From Frugivore

There’s no doubt about it, even after decades in the entertainment business Janet Jackson is still one of the hottest in the game…with an amazing body to match! Recently Janet, who is also the new spokesperson for NutriSystem, stopped by Good Morning America to chat and revealed most of her insecurities with her body stemmed from things she went through as a young child. Janet said her brother Michael would poke fun at her “big butt” and during her first season acting on Good Times, which she began when she was only 10 years old, wardrobe stylists felt her body was developing too soon and flattened her chest by binding it, the next season, they told her to lose weight. Here she is, a 10-year-old girl being told that there is something wrong with her body and now as an adult, she is still having to fight to realize that there isn’t.

Many of us did not grow up in the spotlight with the pressures that come from celebrity as Janet Jackson did, but the pressure to look good and fit society’s ideal standard of beauty still torments many of us everyday.

If it’s not the media telling us we should weigh this much, look this way and feel shame for not owning the latest ‘it’ item, then it’s our friends and family critiquing everything we put in our mouths or pinching our sides when they notice the pesky 5lbs we gained over the holidays. With the pressures of beauty coming from all sides it’s no wonder that many young girls grow up to be women who hate themselves.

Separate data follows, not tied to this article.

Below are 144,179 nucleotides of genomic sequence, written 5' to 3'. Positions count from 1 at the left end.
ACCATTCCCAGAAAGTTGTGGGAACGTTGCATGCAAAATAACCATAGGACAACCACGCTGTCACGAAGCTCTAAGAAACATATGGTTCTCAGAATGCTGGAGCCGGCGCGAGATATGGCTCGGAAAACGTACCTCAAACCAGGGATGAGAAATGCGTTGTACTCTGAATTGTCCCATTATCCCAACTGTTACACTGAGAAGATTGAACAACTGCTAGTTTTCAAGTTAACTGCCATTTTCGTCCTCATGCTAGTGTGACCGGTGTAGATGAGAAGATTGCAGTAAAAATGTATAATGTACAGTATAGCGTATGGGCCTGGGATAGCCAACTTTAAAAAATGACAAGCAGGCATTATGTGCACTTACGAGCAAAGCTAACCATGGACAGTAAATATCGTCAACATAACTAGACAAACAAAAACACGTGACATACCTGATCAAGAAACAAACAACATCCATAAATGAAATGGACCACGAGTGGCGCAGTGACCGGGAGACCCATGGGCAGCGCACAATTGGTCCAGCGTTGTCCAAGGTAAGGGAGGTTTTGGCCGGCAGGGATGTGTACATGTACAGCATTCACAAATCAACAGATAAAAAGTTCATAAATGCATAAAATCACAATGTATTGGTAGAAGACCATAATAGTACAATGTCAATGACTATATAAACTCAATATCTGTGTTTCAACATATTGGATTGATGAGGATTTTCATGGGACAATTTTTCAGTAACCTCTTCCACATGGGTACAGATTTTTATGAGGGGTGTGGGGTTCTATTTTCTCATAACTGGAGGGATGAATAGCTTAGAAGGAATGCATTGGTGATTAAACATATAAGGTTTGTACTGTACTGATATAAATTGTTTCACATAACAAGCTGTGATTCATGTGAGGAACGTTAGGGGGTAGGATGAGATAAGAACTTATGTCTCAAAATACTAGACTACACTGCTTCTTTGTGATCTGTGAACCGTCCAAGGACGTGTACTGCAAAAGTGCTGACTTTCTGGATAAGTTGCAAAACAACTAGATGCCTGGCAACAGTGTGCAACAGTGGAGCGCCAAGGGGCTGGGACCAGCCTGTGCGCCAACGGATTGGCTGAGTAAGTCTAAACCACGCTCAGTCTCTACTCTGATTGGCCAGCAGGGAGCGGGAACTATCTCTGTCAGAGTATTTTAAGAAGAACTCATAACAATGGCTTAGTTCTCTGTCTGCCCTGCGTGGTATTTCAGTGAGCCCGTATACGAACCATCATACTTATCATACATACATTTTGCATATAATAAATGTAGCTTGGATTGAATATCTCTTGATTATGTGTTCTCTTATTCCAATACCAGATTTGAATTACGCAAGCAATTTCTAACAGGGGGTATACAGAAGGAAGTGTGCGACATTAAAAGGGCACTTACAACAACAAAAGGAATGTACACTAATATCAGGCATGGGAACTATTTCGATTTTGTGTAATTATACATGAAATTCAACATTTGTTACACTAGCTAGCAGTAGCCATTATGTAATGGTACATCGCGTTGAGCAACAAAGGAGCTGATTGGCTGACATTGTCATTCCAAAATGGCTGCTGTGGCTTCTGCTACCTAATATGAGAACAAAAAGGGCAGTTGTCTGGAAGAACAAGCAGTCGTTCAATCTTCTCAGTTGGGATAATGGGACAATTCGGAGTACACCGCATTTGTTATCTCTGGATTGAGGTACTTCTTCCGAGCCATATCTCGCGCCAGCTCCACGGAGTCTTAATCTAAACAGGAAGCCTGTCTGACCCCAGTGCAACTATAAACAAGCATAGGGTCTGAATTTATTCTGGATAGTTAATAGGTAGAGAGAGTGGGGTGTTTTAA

(Continue Reading @ Frugivore…)

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  • B.Payne

    1. Flat Booty – Check
    2. High “Rihanna” forehead – Check
    3. Small ears – Check
    4. Change my body flaws – Never in a million years!

  • whilome

    Even when my body was at its most ideal–I’m talking “everybody in the room says whoa”, I found something ELSE to be insecure about it. It’s human nature.
    I will say that I’m grateful to be in a culture that doesn’t try to mold me in the mainstream notion of what being beautiful is. I can be heavy and still get dap from brothas or be thin and get, “hey Queen”s as well.

    Miss Janet is doing a cross-promotional thing with NutraSystem and her new book, so she’s talking about her insecurities (again) to sell something. We need to remember that that’s how the beauty and weightloss industries work: they WANT you to feel bad about yourself so you can buy what they are selling.

    So, instead of listing our flaws…I’d like to know what you LOVE about your body.

    I’ll start: I got some tig ol’ bitties that bring all the boys to the yard:-)

    • I have the most voluptuous thighs and hips that’ll make anybody do a double take :) and that are somewhat difficult to squeeze into jeans

    • Arcy

      I love my legs! They’re super long and toned, a result of riding my bike two miles uphill errday :)

    • African Mami

      @ Arcy,

      I got long legs too! They almost want to reach heaven before my soul does! I’ll try the bike thing!!!!!!!! Thanks for the tip!

  • CD86

    “…It’s our friends and family critiquing everything we put in our mouths or pinching our sides when they notice the pesky 5lbs we gained over the holidays.”